- - Thursday, April 4, 2019


On these pages recently, former Wisconsin Gov. Scott Walker, new chairman of the Center for State-Led Debt Solutions, authored an article on the federal Balanced Budget Amendment, Article V State Resolutions Process: “Our Kids Are Counting on Us.”

Mr. Walker made it clear that federal debt will overwhelm us unless we adopt a federal fiscal discipline amendment to control our federal spending and borrowing. The states are close to proposing such an amendment — just six away from the 34 necessary (2/3 of the states per the U.S. Constitution).

But what Mr. Walker and others of us — who are part of this constitutional amendment process under the Article V power of the states — have ignored is whether balancing the budget at today’s spending level would be good for the nation. Or is there another level of total spending (and taxation) that would be better for our nation and our people?

This introduces the concept of the “right size of government.” That is a relatively new discipline among free market economists worldwide who are seeking to find the size of government that maximizes the rate of economic growth of a nation for the benefit of all its citizens.

At an economic growth rate of 4 percent a year, which President Trump achieved for a time last year and which President Reagan achieved for multiple years, beginning in late 1982 continuing to late 2007, the economy doubles every 17 years. After another 17 years, the economy doubles again, making it four times as large. After another 17 years, about half a century in all, the economy doubles again, making it eight times as large as originally.

This is what Mr. Trump means when he says “Make America Great Again.” At the annual economic growth rate for the last several years of the Obama administration — 1.2 percent — doubling the American economy just one time would take 60 years.

Reagan made it clear he believed in “limited government” and worked to achieve it. His tax cuts and budget control led to 25 years of unequalled prosperity for our nation. But he passed from the scene about the time that free market economists worldwide began to develop and confirm the “optimal” or “right size” of government as a share of GDP to maximize economic growth, led by the late great economist from Texas, Gerald W. Scully.

While expert estimates in this field range from 15 percent to 25 percent of GDP as the “right size” target, the consensus seems to be in the 18 percent to 20 percent range. To put this in perspective, the United States currently spends in excess of 40 percent of GDP — about 21 percent federal, 15+/- percent state and local, and 5 percent for the “cost” of private sector/social compliance with regulations at all levels of government.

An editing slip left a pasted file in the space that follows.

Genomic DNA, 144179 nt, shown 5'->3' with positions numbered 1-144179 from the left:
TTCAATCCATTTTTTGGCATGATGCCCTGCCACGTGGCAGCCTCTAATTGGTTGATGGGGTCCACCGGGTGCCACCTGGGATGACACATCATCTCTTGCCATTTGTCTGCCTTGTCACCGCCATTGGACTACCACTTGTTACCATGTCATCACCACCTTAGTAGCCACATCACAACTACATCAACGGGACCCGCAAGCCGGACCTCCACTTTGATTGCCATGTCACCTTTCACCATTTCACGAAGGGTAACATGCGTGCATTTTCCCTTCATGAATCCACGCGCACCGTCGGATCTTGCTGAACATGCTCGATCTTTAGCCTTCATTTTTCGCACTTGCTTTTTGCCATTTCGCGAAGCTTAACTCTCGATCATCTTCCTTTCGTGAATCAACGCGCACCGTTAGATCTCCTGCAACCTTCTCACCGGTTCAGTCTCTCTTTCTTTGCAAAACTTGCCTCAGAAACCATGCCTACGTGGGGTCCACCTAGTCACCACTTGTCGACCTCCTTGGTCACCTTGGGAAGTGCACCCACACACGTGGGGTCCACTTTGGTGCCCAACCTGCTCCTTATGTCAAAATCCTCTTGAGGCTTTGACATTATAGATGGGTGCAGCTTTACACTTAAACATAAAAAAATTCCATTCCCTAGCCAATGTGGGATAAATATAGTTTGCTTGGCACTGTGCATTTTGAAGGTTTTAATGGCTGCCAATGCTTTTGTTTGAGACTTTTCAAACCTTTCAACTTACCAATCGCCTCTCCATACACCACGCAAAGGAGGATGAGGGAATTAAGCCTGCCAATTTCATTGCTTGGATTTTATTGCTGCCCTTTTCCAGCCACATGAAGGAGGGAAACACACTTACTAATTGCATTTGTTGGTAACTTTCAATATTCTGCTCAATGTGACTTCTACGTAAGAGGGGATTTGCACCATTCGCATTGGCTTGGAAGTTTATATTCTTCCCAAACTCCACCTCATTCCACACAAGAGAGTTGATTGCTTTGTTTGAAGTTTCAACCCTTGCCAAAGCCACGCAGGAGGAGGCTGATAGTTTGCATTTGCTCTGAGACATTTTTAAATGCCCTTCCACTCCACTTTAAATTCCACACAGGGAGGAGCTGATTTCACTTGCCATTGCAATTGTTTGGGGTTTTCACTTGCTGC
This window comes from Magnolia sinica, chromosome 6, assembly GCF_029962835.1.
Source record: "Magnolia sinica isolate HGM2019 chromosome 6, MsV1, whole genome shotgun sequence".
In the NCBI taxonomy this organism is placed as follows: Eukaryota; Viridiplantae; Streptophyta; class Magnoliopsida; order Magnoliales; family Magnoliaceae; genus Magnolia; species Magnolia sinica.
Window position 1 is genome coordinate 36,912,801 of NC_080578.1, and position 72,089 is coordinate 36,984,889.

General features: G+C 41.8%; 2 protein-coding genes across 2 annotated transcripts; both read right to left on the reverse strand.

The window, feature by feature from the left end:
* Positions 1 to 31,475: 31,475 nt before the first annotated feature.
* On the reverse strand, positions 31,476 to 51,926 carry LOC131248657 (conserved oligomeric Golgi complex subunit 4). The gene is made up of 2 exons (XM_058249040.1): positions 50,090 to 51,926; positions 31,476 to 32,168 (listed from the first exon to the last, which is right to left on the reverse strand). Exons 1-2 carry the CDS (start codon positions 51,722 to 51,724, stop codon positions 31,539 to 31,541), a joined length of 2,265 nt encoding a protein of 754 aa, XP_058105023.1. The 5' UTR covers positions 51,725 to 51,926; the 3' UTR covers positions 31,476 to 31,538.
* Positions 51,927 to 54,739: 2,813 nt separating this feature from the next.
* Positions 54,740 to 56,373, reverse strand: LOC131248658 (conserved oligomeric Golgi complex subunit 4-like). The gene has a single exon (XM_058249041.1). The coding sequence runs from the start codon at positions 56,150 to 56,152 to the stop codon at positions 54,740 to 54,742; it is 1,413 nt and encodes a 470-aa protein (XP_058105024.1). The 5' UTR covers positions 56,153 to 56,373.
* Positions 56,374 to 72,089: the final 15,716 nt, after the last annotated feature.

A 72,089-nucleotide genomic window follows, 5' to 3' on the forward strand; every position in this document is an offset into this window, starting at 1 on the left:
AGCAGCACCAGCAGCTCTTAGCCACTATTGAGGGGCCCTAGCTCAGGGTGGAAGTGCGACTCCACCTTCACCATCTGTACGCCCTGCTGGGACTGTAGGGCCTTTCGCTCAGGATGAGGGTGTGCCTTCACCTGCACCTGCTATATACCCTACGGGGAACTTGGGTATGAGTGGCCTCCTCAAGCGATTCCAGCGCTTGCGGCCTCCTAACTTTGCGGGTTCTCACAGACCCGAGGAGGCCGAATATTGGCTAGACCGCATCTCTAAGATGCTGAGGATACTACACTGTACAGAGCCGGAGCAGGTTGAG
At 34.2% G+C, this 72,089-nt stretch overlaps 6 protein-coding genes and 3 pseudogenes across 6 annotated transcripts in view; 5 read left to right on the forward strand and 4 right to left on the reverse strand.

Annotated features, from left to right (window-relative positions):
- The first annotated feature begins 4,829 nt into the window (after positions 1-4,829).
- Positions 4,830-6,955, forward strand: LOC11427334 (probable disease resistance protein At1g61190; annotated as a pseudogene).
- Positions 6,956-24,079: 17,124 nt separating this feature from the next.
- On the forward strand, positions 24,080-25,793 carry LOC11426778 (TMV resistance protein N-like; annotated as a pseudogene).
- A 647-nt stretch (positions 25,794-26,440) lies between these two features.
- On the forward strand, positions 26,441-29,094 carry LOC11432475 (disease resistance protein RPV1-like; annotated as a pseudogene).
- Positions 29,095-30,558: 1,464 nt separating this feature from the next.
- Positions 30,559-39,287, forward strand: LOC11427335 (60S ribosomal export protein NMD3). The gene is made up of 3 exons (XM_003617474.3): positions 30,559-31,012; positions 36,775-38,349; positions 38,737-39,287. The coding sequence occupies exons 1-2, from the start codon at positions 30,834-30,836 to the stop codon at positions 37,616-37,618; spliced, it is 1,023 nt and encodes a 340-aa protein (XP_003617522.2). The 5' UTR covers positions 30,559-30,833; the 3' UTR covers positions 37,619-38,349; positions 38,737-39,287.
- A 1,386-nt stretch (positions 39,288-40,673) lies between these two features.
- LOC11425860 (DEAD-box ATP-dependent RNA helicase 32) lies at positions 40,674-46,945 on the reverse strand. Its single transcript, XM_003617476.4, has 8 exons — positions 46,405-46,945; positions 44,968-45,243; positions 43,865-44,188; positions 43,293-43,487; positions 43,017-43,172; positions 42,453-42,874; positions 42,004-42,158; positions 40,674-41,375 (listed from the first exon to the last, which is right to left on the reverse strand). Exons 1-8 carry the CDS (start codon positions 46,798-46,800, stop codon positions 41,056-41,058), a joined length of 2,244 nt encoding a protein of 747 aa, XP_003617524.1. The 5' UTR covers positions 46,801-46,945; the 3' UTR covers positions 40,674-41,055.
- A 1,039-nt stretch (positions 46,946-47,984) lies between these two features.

So U.S. governments collectively engage in public spending that is about double what they should if those governments were “right-sized” at the level of spending we would prefer to maximize economic growth under a “balanced budget amendment.”

On these pages a decade ago, world-class economist Richard W. Rahn penned an article, “The Optimum Government,” in which he said, “Rather than increasing the size of government, the empirical evidence shows that sharply reducing taxes, regulations and government spending down to at least 25 percent of GDP would do the most to spur economic growth and create more jobs over the long run.”

But meanwhile we must deal with a bizarre transformation of the American political system by the American left that does not address America’s most common-sense direction for the future.

The socialist/progressive intellectual adolescents now running the Democratic Party, and — unfortunately — much of the American educational system, treat our enterprise society as the enemy of opportunity and freedom. They are asking for bigger government to provide everything “free,” an end to fossil fuels in the name of fatuous science (global warming), limitless taxes on wealth creators whether they are productive individuals or successful businesses, and forcing all our doctors and nurses to become government bureaucrats in a single-payer health care system.

These “new” Democrats appear to believe that government without limits is desirable if not preferable to the limited government envisaged by our Founders. They have yet to ask the key, relevant question for a free people: “Is there a right (or optimal) size of government toward which we should be working? And if so, what is it?”

“Right-sizing” government is the common-sense solution to controlling excessive government costs and runaway government power. And it assures maximum economic growth of the private sector in which all citizens participate.

It’s not rocket science to conclude that “right-sizing” government should be our national objective if we are serious about maximizing the benefits of a balanced budget amendment for all our citizens.

• Lewis K. Uhler is chairman of the National Tax Limitation Committee and Foundation. Peter J. Ferrara is a senior policy adviser for the Foundation and teaches economics at Kings College in New York.

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